Rollover Fish Pass Historical Marker
Original Rollover Fish Pass Marker
Historical Markers on Bolivar Peninsula-Rollover Fish Pass

Today-all that remains of the marker damaged by Hurricane Ike
Historical Markers on Bolivar Peninsula-Rollover Fish Pass
A strait approximately 200 feet wide, 5 feet deep and more than 1,600 feet long across Bolivar Peninsula – was opened in 1955 by the Texas Game and Fish Commission as part of its continuing program to perpetuate and improve the state’s fish and wildlife resources.

The commission’s purposes in constructing this pass were to introduce into East Bay sufficient quantities of sea water to increase bay water salinity, and to provide additional opportunity for travel of marine fish to and from spawning and feeding areas in the bay.

Lower salinity in East Bay was caused by the discharge of several fresh water streams into the area on the mainland side of the peninsula. This excessive fresh water not only limited the existence of marine fish but also restricted the growth of submerged vegetation, which provides nursery areas and forms the basis of the food cycle for marine life.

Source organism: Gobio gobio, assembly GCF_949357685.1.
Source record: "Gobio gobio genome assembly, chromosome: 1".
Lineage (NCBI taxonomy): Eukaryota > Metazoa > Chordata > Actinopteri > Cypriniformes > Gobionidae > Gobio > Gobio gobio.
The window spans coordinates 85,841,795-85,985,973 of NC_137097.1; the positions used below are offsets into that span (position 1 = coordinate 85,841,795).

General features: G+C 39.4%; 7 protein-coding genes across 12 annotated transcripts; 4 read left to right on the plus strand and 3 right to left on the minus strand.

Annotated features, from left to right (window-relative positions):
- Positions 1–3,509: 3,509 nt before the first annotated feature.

Creation of Rollover Fish Pass has greatly improved salt water fishing conditions for the thousands of sportsmen who flock to East Bay throughout the year.Known as Rollover long before the Texas Game and fish Commission constructed the fish pass, this site has a history steeped in legend dating back to the days of the Spaniards and continuing through the American prohibition period. According to legend, it was first called Rollover because certain early ship captains preferring to avoid contact with the customs station at Galveston would roll barrels of imorted merchandise from the gulf side of Bolivar Peninsula over to East Bay. From there the barrels were transferred to the mainland without further formality.

The same rolling procedure – in reverse – also is said to have been used for selected items of export.

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